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David Mareuil / AP

James Mattis is carrying a monstrous political weight on his shoulders. He's the man — alongside Secretary of State Rex Tillerson — whom America's treaty allies are looking toward to steer Trump's foreign policy in more conventional and reassuring directions.

Over the past week alone, Trump unsettled the following allies: Australia, Germany, and Mexico. And he's withdrawn from the Trans-Pacific Partnership, leaving China to become a more dominant trade player in Asia. And China-watchers are worried about Steve Bannon's hawkish views on the South China Sea.

In short: America's treaty allies are questioning whether Pax Americana is stable in the Trump Era.

Enter Mattis. He's well respected on both sides of the aisle, and seen as a moderating influence on Trump. Outgoing Obama Administration officials love him. He traveled first to South Korea and Japan to deliver a clarion message of American support.

I want there to be no misunderstanding during the transition in Washington that we stand firmly, 100 percent shoulder to shoulder with you and the Japanese people. — Mattis to Japanese Prime Minister Shinzo Abe

Why this matters: Trump thrives on instability. Applied to foreign affairs, however, Trump's bombast has unsettled every country that lives under the U.S. security umbrella. Mattis and Secretary of State Rex Tillerson are the best hopes these countries have to stabilize Trump. The earliest signs since their appointments — Mattis' Asia trip and Trump's unexpectedly conventional statement on Israeli settlements — may make America's allies cautiously hopeful.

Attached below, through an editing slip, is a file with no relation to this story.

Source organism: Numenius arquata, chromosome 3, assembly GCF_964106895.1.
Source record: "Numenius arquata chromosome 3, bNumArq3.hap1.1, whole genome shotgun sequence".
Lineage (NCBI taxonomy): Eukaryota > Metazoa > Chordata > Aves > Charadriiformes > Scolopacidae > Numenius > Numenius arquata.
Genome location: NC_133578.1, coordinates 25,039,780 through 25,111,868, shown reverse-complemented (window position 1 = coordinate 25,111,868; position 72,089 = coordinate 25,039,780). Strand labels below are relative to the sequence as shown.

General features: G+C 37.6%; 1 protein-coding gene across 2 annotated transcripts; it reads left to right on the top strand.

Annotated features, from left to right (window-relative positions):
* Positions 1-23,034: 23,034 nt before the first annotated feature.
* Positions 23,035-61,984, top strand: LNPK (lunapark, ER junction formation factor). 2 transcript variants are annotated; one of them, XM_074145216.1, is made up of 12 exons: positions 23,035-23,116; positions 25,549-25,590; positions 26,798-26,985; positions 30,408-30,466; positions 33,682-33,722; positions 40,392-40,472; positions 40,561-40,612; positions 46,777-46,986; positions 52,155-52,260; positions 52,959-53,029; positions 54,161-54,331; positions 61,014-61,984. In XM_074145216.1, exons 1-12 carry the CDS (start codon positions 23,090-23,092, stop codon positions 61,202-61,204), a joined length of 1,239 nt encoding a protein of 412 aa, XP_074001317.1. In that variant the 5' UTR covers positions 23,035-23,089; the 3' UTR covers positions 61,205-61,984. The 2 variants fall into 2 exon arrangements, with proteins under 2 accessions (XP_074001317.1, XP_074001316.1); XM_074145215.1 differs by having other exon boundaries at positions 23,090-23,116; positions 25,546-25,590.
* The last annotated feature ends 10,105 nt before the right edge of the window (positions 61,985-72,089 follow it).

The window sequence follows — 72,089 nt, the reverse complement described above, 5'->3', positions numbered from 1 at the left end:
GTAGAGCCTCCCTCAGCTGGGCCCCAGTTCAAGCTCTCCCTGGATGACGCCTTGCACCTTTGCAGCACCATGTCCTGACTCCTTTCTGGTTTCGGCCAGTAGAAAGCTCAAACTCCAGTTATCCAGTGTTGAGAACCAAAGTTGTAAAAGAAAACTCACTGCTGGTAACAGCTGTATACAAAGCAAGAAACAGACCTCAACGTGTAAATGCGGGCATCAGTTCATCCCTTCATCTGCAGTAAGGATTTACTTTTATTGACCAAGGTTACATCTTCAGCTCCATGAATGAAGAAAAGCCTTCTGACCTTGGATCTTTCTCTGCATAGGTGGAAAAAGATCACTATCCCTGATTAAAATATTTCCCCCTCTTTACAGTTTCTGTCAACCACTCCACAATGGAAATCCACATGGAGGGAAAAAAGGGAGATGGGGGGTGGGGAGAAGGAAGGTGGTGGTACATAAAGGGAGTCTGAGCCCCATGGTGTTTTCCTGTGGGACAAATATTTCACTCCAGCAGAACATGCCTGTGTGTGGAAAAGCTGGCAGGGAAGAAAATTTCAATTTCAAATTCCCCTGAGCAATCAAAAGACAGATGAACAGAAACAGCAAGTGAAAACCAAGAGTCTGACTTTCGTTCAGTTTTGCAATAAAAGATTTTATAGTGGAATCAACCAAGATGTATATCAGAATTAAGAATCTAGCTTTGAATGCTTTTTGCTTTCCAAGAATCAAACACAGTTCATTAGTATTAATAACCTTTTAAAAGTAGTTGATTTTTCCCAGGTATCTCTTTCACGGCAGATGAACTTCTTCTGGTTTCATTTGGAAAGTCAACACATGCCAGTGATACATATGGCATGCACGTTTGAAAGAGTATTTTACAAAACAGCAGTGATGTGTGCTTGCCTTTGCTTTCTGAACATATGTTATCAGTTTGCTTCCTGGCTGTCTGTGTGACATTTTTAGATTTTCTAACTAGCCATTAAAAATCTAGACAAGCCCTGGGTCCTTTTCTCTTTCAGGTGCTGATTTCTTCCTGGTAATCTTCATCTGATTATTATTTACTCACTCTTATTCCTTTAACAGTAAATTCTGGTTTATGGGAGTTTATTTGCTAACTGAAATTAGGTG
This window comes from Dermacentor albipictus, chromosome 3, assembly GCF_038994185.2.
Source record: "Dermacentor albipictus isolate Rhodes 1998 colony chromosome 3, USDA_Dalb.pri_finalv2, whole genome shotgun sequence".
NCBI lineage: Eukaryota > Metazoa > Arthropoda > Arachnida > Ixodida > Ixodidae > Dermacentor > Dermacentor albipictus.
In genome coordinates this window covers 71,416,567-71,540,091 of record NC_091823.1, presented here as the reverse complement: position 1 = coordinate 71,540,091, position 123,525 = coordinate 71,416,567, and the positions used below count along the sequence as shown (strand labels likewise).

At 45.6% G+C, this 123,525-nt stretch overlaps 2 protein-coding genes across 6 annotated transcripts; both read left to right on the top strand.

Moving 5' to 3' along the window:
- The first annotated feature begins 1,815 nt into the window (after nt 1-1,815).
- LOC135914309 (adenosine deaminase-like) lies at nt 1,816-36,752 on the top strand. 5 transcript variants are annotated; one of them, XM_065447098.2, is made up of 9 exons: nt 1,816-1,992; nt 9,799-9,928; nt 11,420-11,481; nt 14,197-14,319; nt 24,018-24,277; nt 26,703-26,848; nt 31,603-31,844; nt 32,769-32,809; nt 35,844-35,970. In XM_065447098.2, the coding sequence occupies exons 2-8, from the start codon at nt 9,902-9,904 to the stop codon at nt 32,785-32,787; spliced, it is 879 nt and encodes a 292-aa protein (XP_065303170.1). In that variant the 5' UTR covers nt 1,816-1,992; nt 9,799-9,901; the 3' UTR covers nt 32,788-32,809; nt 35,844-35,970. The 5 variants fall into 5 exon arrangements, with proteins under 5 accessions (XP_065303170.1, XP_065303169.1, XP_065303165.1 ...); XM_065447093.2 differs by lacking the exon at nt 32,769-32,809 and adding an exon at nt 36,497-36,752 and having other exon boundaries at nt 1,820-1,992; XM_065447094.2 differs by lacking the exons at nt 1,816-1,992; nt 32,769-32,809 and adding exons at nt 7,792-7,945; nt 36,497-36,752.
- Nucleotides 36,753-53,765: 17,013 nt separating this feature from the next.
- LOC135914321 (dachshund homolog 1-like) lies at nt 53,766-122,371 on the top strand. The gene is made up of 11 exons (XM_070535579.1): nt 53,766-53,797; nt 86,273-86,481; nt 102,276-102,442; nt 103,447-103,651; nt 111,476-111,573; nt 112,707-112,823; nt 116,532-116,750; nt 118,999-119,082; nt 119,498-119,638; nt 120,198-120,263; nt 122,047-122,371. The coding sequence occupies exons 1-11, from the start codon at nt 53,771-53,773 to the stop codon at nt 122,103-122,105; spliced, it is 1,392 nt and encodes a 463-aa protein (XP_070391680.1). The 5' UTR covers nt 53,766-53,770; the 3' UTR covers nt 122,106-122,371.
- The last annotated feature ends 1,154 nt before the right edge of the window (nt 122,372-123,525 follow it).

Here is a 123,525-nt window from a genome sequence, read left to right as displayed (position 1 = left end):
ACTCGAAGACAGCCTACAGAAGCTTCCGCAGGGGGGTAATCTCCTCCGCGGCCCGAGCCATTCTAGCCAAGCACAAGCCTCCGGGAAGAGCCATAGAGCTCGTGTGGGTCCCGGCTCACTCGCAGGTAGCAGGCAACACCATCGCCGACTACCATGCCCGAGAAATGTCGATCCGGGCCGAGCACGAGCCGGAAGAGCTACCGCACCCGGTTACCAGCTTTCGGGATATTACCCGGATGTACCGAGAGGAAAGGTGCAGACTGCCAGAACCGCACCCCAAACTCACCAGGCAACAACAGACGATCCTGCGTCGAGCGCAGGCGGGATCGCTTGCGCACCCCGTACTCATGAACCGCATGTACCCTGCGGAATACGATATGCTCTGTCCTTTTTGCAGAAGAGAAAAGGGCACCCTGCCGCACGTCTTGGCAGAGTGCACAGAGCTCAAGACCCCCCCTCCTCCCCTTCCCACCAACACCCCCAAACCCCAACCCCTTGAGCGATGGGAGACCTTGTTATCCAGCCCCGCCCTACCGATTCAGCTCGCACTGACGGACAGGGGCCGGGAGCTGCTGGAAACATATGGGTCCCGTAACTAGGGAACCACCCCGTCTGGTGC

Go deeper

Ina Fried, author of Login
8 mins ago - Technology

Report: China will dominate AI unless U.S. invests more

Photo illustration: Axios Visuals. Photo: Krisztian Bocsi/Bloomberg via Getty Images

The U.S., which once had a dominant head start in artificial intelligence, now has just a few year's lead on China and risks being overtaken unless government steps in, according to a new report to Congress and the White House.

Why it matters: Former Google CEO Eric Schmidt, who chaired the committee that issued the report, tells Axios that the U.S. risks dire consequences if it fails to both invest in key technologies and fully integrate AI into the military.

Americans agree about more issues than they realize

Data: Populace Inc.; Chart: Michelle McGhee/Axios

Many Americans assume the rest of the country doesn't share their political and policy priorities — but they're often wrong, according to new polling by Populace, first seen by Axios.

Why it matters: The polling reveals that despite growing political polarization, Americans share similar long-term goals and priorities for the country.

Hollywood's big awards shows are in trouble

Photo by Kevin Mazur/Getty Images for Hollywood Foreign Press Association

Ratings for the Golden Globes on NBC likely fell to a record low Sunday, according to preliminary ratings from Nielsen.

The big picture: The pandemic has sped up the trend of ratings declines.

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